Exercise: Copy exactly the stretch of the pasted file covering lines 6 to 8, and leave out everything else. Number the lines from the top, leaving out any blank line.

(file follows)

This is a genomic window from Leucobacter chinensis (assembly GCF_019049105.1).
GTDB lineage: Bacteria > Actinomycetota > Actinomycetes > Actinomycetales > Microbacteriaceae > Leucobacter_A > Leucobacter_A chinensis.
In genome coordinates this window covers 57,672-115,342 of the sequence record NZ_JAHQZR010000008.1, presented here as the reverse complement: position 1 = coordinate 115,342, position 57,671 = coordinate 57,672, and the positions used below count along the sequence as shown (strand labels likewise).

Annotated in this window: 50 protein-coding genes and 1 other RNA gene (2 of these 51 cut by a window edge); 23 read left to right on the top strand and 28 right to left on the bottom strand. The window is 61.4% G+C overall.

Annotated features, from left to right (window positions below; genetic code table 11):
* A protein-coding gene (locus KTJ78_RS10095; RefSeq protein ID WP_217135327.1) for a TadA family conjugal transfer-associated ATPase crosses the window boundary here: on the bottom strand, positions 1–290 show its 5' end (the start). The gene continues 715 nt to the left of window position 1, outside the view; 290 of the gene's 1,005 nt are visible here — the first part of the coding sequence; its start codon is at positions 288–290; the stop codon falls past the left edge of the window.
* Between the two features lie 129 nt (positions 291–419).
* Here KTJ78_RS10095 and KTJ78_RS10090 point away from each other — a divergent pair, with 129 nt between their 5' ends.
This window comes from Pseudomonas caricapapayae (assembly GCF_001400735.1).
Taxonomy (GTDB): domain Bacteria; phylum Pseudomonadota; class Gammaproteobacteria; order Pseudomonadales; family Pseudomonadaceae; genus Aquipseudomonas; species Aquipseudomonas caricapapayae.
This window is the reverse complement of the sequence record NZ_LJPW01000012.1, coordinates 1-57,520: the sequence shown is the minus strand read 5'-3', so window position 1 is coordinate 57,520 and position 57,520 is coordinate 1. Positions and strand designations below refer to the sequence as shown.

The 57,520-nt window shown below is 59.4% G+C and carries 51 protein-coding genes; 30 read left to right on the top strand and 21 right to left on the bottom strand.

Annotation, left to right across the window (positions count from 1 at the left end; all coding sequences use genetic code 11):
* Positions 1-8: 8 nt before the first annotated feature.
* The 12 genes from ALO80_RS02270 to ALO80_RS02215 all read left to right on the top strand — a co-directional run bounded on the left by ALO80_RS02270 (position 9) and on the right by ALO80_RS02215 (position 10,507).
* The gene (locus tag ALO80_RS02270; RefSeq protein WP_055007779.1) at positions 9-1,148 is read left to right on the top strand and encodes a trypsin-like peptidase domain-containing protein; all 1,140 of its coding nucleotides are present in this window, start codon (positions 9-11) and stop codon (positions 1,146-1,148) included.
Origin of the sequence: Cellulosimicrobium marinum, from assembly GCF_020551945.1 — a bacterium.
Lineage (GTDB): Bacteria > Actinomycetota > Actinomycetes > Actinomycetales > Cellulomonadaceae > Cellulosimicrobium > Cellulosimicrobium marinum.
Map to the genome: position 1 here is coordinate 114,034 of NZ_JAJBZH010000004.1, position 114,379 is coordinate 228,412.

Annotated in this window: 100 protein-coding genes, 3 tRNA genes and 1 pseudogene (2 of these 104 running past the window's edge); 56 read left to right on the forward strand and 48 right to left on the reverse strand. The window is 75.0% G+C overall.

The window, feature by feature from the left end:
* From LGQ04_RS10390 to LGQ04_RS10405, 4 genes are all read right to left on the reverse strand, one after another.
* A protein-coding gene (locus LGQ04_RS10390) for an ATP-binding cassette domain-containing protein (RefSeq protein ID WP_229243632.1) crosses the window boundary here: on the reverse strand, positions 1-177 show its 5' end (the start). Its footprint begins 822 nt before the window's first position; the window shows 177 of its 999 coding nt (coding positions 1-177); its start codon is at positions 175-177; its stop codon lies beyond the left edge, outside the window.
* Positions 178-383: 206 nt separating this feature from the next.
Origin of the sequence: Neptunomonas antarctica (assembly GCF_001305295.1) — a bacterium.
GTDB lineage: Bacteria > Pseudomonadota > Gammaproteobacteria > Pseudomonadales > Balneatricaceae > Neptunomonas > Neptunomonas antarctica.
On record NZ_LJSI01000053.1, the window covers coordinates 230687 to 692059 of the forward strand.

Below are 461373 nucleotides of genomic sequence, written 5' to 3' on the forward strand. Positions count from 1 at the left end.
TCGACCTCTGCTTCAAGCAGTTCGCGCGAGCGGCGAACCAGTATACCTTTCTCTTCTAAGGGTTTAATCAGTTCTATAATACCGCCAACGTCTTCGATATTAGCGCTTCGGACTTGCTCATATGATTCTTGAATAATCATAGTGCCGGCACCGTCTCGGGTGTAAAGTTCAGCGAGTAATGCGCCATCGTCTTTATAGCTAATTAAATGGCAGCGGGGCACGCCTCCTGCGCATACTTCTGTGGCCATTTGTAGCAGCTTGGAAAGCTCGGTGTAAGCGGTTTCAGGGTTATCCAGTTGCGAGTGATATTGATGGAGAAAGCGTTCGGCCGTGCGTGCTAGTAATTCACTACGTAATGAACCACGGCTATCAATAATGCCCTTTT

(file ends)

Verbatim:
* A protein-coding gene (locus KTJ78_RS10095; RefSeq protein ID WP_217135327.1) for a TadA family conjugal transfer-associated ATPase crosses the window boundary here: on the bottom strand, positions 1–290 show its 5' end (the start). The gene continues 715 nt to the left of window position 1, outside the view; 290 of the gene's 1,005 nt are visible here — the first part of the coding sequence; its start codon is at positions 288–290; the stop codon falls past the left edge of the window.
* Between the two features lie 129 nt (positions 291–419).
* Here KTJ78_RS10095 and KTJ78_RS10090 point away from each other — a divergent pair, with 129 nt between their 5' ends.